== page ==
Novo Nordisk's high-dose Ozempic stalls at FDA's door on lack of manufacturing data

The FDA has sent a refusal to file letter to Novo Nordisk for its application of Ozempic at an increased dosing strength, requesting more manufacturing data. (Novo Nordisk)

Novo Nordisk’s been eyeing a weekly dosing regimen for its GLP-1 diabetes med Ozempic to better compete with Eli Lilly’s rival drug Trulicity. But that quest has hit a setback.

The FDA refused to review the new dosing regimen—an unusual step indicating serious shortfalls in an approval application. To file again, Novo needs to offer up more manufacturing data, the Danish drugmaker said Monday.

The Type 2 diabetes injection is currently approved at 0.5-mg and 1-mg doses given once a week. The new dose would be 2 mg weekly and could set Novo up to fend off a forthcoming Lilly drug, tirzepatide, in addition to Trulicity.

The agency is looking for additional information about a proposed new manufacturing site, Novo said, adding that it believes no more clinical trial data will be needed for approval of the label expansion.

The company said it plans to resubmit the application in the second quarter of 2021.

RELATED: Novo Nordisk, following in Lilly's Trulicity footsteps, files higher Ozempic dose for diabetes

The site in question is located in Novo’s home country, Denmark, a company spokesperson said. The company last year made a series of investments in upgrading and expanding its production facilities in Kalundborg, Denmark, which are responsible for making active pharmaceutical ingredients for its diabetes drugs.

COVID-19 has delayed or derailed several drug approvals as the FDA’s limiting its on-site manufacturing inspections during the pandemic. But the current FDA refusal-to-file letter isn’t related to an inspection, the spokesperson said.

Novo filed the stronger 2-mg dose in January, shortly after Lilly added the higher 3-mg and 4.5-mg doses to the U.S. label of its rival once-weekly GLP-1 drug Trulicity.

RELATED: Novo Nordisk plots $1.3B in spending as it expands API production—and advances new oral meds

Bernstein analyst Ronny Gal has projected that the low doses will be the “workhorse” versions of the two drugs, but the increased efficacy with higher doses could help the companies reach patients whose glucose levels aren’t adequately managed by the lower doses. In a tight race for leadership in the U.S. GLP-1 market, every additional expansion counts.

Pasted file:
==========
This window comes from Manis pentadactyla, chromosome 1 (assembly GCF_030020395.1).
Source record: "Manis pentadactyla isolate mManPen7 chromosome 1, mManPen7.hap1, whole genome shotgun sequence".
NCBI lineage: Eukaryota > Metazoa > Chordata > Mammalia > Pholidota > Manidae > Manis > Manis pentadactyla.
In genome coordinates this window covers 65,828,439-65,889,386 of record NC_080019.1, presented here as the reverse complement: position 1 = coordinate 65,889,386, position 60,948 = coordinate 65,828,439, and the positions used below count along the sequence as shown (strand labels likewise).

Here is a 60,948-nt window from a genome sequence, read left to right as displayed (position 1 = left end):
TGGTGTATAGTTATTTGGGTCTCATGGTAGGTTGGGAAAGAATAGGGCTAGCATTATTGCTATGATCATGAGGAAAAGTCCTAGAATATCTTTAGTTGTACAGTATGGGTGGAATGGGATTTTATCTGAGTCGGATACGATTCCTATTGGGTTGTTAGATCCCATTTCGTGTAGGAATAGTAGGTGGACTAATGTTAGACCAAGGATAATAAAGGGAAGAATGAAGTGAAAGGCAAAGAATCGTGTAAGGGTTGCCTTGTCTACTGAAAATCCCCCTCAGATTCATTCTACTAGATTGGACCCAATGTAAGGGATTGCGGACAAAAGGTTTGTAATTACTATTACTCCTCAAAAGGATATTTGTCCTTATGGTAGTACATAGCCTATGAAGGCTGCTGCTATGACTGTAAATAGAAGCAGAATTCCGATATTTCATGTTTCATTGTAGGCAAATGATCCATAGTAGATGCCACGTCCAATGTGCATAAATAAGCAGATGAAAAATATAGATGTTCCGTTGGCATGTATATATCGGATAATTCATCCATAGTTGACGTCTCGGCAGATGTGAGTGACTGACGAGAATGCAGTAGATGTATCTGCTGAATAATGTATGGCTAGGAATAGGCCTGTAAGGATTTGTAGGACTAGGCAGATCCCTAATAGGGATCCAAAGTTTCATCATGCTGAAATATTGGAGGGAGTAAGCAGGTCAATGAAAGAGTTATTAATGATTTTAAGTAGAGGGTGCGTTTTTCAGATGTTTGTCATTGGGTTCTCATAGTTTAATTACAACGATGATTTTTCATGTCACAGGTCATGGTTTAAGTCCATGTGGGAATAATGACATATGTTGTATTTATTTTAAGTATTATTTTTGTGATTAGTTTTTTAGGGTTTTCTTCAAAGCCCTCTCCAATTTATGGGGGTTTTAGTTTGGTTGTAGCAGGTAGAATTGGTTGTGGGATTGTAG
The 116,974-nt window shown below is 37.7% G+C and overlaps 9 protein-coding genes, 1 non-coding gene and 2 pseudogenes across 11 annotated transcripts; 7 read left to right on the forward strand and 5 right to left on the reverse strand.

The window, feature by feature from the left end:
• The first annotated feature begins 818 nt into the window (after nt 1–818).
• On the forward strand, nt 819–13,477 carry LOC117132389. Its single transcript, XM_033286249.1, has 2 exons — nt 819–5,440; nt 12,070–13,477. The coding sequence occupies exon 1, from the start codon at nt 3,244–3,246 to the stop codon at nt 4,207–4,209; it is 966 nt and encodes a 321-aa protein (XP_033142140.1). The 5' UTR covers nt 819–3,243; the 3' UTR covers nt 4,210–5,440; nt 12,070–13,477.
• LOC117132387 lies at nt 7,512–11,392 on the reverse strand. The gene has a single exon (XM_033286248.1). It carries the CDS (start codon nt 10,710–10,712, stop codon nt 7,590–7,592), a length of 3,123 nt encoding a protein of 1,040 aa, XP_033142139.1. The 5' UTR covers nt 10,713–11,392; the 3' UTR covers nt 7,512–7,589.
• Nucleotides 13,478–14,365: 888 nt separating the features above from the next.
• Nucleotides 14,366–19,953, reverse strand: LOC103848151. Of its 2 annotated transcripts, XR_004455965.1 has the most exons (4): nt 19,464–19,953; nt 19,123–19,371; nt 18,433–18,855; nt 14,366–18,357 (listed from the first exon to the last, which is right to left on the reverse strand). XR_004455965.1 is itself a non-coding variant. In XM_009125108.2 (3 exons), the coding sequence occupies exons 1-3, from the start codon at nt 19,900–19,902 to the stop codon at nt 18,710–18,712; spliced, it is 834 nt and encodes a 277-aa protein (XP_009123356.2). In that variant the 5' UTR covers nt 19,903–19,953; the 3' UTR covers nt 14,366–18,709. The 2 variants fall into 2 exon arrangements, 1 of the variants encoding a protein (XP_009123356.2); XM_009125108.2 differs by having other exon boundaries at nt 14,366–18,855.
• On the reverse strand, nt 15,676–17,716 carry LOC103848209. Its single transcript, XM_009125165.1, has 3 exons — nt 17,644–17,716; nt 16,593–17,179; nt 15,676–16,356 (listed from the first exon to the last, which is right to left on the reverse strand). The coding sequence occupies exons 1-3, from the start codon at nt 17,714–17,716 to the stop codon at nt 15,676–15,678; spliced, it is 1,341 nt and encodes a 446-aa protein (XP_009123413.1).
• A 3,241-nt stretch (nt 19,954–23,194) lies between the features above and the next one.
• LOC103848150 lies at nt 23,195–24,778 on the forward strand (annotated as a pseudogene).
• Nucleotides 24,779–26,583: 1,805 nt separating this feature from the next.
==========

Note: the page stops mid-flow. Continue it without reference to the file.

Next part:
For now, Novo’s GLP-1 franchise—which also includes its older Victoza and Ozempic’s sister oral drug Rybelsus—holds a small lead, with total U.S. GLP-1 market share of 49.8% as of January, ahead of Trulicity’s 44.7%. Ozempic and Trulicity were also neck and neck in new-to-brand share, according to a Novo Nordisk presentation last month based on IQVIA data.

RELATED: Lilly has its Ozempic-beating data from a head-to-head diabetes trial. Should Novo Nordisk be worried?

Besides the existing options, Lilly has dual GIP/GLP-1 candidate tirzepatide in the works, making its higher-dose Ozempic even more important, competitively speaking. Tirzepatide just topped Ozempic in a head-to-head phase 3—at least at the current FDA-approved doses—at reducing blood sugar levels and body weight. 

Buoyed by its GLP-1 franchise’s fast growth, Novo expects DKK 8 billion ($1.28 billion) in capital spending this year, mainly to add capacity for diabetes APIs at existing sites, the company said in February.

The company already has a new $2 billion API production facility in Clayton, North Carolina. Novo broke ground on that 825,000-square-foot plant in 2016 and has said it expects to win approval to produce for the U.S. market this year.

On top of the 2-mg regimen of Ozempic for diabetes, Novo also awaits an FDA decision on a 2.4-mg version of the under-the-skin semaglutide drug as an obesity treatment. In addition, it has begun a phase 3 trial with Rybelsus, or oral semaglutide, at the higher 25-mg and 50-mg doses, compared with the currently approved 14-mg strength.